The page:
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It is common sense to keep business logic out of controllers. It is also common sense that database access logic should be on a repository, using a repository pattern, as described here: Repository Pattern

However, the repository pattern specifies only very simple low level database operations: Insert, Delete, Update, Select. People advise to keep validation logic out of it too. That is not a problem, since most of the validation can be put inside the model object itself. The problem comes when we need to make some kind of cross-validation, that is, a validation that needs to look on more than one instance of the same model object (for example, ensuring that a name is unique accross all instances of same object) or, even worse, when the validation logic needs to check two or more objects of different types. In this case, we have a real big hole: the business logic cannot be in controller, cannot be in the repository, cannot be in the object model itself (since the logic is not bound only to the object's properties). Where should this logic be? What is the best design pattern for this kind of requirement?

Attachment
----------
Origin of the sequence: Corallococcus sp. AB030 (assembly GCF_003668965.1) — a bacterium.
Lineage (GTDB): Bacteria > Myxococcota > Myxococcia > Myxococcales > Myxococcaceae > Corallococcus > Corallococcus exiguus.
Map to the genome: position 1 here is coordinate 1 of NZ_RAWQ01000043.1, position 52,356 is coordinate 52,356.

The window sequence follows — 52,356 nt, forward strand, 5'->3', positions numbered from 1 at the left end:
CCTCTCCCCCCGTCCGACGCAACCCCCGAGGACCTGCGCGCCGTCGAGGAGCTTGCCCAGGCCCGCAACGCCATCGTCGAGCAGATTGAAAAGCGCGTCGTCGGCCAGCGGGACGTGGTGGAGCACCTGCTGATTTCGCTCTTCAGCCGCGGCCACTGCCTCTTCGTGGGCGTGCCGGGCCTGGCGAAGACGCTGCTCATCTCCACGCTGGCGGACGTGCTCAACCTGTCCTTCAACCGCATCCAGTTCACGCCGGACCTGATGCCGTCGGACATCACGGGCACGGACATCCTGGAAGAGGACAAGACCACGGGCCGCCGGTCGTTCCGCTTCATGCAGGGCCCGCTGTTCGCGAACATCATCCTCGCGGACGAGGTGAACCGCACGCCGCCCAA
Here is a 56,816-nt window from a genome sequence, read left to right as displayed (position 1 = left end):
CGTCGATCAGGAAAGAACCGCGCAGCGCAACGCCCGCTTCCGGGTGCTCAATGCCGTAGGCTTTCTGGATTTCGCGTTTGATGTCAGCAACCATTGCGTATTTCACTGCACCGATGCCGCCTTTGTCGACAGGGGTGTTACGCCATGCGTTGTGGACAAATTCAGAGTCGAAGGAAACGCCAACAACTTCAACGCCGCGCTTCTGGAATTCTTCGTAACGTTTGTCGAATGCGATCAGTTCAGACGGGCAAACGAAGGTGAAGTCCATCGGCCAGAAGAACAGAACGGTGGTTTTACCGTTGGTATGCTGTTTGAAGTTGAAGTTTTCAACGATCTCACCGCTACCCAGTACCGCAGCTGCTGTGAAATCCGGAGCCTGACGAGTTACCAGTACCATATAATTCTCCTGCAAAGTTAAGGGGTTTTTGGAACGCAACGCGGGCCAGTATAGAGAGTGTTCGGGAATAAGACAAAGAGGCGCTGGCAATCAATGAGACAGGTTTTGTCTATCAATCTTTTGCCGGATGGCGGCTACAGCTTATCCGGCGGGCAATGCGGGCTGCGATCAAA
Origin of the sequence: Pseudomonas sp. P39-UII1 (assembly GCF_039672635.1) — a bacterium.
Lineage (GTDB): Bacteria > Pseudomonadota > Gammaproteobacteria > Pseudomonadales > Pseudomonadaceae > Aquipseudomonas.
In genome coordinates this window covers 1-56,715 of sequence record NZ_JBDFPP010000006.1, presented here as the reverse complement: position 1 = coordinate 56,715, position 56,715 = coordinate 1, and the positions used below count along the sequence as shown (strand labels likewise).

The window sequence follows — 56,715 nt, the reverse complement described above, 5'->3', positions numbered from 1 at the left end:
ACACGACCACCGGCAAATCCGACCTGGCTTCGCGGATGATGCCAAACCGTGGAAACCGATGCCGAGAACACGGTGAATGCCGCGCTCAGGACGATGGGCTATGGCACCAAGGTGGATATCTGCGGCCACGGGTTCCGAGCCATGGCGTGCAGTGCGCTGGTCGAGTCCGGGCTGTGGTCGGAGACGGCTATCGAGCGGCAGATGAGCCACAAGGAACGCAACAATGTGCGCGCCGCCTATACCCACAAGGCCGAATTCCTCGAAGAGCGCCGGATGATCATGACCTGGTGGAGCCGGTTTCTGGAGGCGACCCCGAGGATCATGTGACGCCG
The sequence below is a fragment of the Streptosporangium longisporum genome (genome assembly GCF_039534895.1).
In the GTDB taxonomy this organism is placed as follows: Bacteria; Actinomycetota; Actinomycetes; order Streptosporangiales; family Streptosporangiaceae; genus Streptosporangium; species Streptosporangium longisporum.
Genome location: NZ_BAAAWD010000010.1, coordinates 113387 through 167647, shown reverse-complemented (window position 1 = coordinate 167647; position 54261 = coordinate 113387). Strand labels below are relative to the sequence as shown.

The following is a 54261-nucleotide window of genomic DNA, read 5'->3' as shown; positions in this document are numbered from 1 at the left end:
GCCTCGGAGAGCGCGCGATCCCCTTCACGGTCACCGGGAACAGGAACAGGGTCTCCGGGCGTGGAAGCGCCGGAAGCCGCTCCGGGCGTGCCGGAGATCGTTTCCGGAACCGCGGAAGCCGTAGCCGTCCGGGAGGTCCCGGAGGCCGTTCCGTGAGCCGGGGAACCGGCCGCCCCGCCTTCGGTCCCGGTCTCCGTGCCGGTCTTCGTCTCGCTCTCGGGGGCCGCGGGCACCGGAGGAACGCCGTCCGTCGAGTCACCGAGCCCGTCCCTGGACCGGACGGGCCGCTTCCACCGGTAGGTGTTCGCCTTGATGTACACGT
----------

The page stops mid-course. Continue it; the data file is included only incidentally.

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The problem here is that your design requires the UI to do validation based on business concerns.

The way to accomplish this is to abstract the validation into the business layer. Your business layer may have methods like ValidateUserIsUnique() and then your ui calls into this layer and receives a result, which is then used for validation.

In particular, for client-side validation MVC provides the RemoteValidationAttribute, but this will only do client-side validation. You will also need to do a server-side validation that calls the same (or a similar) function on the server.

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